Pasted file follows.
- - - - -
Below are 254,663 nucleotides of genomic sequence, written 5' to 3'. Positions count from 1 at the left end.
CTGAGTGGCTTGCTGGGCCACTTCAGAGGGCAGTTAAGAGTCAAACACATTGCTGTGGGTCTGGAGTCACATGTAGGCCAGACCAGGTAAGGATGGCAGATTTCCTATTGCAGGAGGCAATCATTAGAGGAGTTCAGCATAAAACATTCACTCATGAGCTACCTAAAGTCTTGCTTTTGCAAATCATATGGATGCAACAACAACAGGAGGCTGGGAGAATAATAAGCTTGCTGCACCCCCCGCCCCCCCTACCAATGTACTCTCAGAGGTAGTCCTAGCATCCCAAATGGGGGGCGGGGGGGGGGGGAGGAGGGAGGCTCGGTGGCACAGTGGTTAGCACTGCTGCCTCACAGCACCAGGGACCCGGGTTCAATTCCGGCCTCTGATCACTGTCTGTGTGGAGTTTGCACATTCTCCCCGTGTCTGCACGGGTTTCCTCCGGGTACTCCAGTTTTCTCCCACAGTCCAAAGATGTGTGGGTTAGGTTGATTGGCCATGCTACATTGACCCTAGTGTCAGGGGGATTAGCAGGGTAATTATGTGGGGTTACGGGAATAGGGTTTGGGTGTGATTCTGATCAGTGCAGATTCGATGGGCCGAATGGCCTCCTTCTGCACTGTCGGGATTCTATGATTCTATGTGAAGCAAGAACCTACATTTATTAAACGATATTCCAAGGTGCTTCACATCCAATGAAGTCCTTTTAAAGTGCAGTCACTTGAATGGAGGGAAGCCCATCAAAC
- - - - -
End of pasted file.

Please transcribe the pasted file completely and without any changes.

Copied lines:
Below are 254,663 nucleotides of genomic sequence, written 5' to 3'. Positions count from 1 at the left end.
CTGAGTGGCTTGCTGGGCCACTTCAGAGGGCAGTTAAGAGTCAAACACATTGCTGTGGGTCTGGAGTCACATGTAGGCCAGACCAGGTAAGGATGGCAGATTTCCTATTGCAGGAGGCAATCATTAGAGGAGTTCAGCATAAAACATTCACTCATGAGCTACCTAAAGTCTTGCTTTTGCAAATCATATGGATGCAACAACAACAGGAGGCTGGGAGAATAATAAGCTTGCTGCACCCCCCGCCCCCCCTACCAATGTACTCTCAGAGGTAGTCCTAGCATCCCAAATGGGGGGCGGGGGGGGGGGGAGGAGGGAGGCTCGGTGGCACAGTGGTTAGCACTGCTGCCTCACAGCACCAGGGACCCGGGTTCAATTCCGGCCTCTGATCACTGTCTGTGTGGAGTTTGCACATTCTCCCCGTGTCTGCACGGGTTTCCTCCGGGTACTCCAGTTTTCTCCCACAGTCCAAAGATGTGTGGGTTAGGTTGATTGGCCATGCTACATTGACCCTAGTGTCAGGGGGATTAGCAGGGTAATTATGTGGGGTTACGGGAATAGGGTTTGGGTGTGATTCTGATCAGTGCAGATTCGATGGGCCGAATGGCCTCCTTCTGCACTGTCGGGATTCTATGATTCTATGTGAAGCAAGAACCTACATTTATTAAACGATATTCCAAGGTGCTTCACATCCAATGAAGTCCTTTTAAAGTGCAGTCACTTGAATGGAGGGAAGCCCATCAAAC